Nightside barrier gently brakes 'bursty' plasma bubbles
Posted on Friday December 20, 2019

Space plasma physicists develop algorithms to measure the buoyancy waves that appear in thin filaments of magnetic flux on Earth's nightside.

Nearby pulsar's gamma-ray 'halo' linked to antimatter puzzle
Posted on Thursday December 19, 2019

NASA's Fermi Gamma-ray Space Telescope has discovered a faint but sprawling glow of high-energy light around a nearby pulsar. If visible to the human eye, this gamma-ray 'halo' would appear about 40 times bigger in the sky than a full Moon.

Fireballs: mail from space
Posted on Thursday December 19, 2019

The analysis of fireball observations in large datasets can be made much quicker with the help of a neat mathematical formula.

The 'cores' of massive galaxies had already formed 1.5 billion years after the Big Bang
Posted on Thursday December 19, 2019

A distant galaxy more massive than our Milky Way -- with more than a trillion stars - has revealed that the 'cores' of massive galaxies in the Universe had already formed 1.5 billion years after the Big Bang, about 1 billion years earlier than previous measurements revealed.

Ultrashort x-ray technique will probe conditions found at the heart of planets
Posted on Thursday December 19, 2019

Combining powerful lasers and bright x-rays, researchers have demonstrated a technique that will allow new extreme experiments.

ESO observations reveal black holes' breakfast at the cosmic dawn
Posted on Thursday December 19, 2019

Astronomers have observed reservoirs of cool gas around some of the earliest galaxies in the universe. These gas halos are the perfect food for supermassive black holes at the center of these galaxies, which are now seen as they were over 12.5 billion years ago. This food storage might explain how these cosmic monsters grew so fast during a period in the universe's history known as the Cosmic Dawn.

NASA maps inner Milky Way, sees cosmic 'candy cane'
Posted on Wednesday December 18, 2019

A feature resembling a candy cane highlights this colorful composite image of our Milky Way galaxy's central zone. But this is no cosmic confection. It's part of a set of radio-emitting filaments extending 190 light-years.

Pulsars observed for the first time from South America
Posted on Tuesday December 17, 2019

A team has upgraded two radio telescopes in Argentina that lay dormant for 15 years in order to study pulsars, rapidly rotating neutron stars with intense magnetic fields that emit notably in radio wavelengths.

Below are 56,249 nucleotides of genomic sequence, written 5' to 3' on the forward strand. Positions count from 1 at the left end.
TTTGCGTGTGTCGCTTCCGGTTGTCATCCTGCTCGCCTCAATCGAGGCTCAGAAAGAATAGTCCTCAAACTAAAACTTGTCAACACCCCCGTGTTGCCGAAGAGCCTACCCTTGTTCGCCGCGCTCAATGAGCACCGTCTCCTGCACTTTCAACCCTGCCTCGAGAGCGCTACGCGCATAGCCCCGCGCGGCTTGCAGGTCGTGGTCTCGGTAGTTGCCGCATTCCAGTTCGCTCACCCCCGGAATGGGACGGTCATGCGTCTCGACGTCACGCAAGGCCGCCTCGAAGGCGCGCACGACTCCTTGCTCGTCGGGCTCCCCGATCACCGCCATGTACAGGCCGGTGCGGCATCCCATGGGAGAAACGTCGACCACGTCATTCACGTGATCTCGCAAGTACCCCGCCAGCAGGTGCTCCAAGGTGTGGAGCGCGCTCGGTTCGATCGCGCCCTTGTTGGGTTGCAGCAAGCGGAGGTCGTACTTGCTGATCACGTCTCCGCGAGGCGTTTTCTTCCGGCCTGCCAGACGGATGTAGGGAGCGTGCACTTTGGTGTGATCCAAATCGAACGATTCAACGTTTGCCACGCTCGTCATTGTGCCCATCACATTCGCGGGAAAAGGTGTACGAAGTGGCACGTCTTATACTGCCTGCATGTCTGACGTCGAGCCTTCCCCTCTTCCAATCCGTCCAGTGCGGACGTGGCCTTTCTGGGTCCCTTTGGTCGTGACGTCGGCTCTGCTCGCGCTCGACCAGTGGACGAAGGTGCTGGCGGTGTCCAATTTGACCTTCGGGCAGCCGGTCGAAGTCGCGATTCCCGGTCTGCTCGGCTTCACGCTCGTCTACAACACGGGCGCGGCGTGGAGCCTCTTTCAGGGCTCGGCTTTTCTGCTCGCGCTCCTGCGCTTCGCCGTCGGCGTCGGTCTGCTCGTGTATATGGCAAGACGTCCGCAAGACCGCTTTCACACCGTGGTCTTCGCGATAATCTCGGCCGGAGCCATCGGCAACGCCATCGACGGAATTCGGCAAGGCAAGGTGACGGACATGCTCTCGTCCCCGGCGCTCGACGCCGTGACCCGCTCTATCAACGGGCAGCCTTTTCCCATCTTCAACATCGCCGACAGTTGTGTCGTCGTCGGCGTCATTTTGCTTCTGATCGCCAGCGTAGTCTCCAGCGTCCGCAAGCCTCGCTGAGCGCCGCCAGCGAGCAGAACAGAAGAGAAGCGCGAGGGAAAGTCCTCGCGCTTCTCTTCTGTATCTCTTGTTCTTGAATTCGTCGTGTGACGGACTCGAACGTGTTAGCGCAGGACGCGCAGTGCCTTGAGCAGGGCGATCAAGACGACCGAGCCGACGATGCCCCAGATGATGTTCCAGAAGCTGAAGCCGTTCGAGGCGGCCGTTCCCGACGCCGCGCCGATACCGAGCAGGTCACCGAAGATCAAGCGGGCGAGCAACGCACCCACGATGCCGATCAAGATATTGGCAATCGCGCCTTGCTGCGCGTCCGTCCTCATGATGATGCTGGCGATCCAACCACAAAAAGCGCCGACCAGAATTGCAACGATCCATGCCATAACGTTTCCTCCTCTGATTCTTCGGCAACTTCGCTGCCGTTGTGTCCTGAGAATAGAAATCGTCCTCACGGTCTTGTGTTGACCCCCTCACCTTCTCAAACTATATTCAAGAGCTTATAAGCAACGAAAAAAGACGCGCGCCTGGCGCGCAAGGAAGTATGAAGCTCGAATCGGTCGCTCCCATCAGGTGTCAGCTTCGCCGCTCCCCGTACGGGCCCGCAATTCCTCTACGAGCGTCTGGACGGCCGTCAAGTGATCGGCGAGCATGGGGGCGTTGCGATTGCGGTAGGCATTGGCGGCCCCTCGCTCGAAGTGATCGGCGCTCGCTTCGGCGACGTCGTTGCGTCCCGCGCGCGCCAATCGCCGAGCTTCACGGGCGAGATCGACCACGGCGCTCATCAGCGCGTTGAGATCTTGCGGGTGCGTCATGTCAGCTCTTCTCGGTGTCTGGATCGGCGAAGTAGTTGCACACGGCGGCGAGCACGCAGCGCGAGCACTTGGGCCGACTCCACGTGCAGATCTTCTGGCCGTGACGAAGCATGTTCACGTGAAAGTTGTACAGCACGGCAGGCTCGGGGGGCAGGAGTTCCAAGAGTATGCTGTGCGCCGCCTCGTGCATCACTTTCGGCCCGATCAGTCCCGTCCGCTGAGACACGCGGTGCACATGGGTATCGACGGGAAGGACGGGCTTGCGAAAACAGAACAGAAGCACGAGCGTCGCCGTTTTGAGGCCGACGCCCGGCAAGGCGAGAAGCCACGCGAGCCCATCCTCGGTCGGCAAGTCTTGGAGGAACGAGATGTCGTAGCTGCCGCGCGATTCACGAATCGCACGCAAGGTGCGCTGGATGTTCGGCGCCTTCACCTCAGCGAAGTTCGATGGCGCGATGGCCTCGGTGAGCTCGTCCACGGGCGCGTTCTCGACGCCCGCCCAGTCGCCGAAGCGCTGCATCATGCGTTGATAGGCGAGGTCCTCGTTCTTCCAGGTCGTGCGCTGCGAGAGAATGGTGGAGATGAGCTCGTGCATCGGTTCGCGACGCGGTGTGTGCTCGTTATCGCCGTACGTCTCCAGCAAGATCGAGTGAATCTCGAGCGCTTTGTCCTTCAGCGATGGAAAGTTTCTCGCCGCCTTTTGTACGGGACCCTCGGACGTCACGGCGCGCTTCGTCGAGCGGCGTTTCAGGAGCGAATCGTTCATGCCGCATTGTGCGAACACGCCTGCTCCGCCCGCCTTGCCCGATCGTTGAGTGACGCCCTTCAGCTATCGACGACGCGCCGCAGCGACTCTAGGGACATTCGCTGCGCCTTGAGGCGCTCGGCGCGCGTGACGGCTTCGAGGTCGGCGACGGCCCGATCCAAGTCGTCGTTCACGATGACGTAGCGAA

Distant Milky Way-like galaxies reveal star formation history of the universe
Posted on Tuesday December 17, 2019

Thousands of galaxies are visible in a new radio image of an area in the Southern Sky, made with the MeerKAT telescope. The numerous faint dots are distant galaxies like our own Milky Way, that have never been observed in radio light before.

Would a deep-Earth water cycle change our understanding of planetary evolution?
Posted on Monday December 16, 2019

Every school child learns about the water cycle -- evaporation, condensation, precipitation, and collection. But what if there were a deep Earth component of this process happening on geologic timescales that makes our planet ideal for sustaining life as we know it?

ESO telescope images stunning central region of Milky Way, finds ancient star burst
Posted on Monday December 16, 2019

ESO's Very Large Telescope (VLT) has observed the central part of the Milky Way with spectacular resolution and uncovered new details about the history of star birth in our galaxy. Thanks to the new observations, astronomers have found evidence for a dramatic event in the life of the Milky Way: a burst of star formation so intense that it resulted in over a 100,000 supernova explosions.

Carbon cocoons surround growing galaxies
Posted on Monday December 16, 2019

Researchers have discovered gigantic clouds of gaseous carbon spanning more than a radius of 30,000 light-years around young galaxies using the Atacama Large Millimeter/submillimeter Array (ALMA). This is the first confirmation that carbon atoms produced inside of stars in the early Universe have spread beyond galaxies. No theoretical studies have predicted such huge carbon cocoons around growing galaxies, which raises questions about our current understanding of cosmic evolution.

Exoplanets can be made less habitable by stars' flares
Posted on Sunday December 15, 2019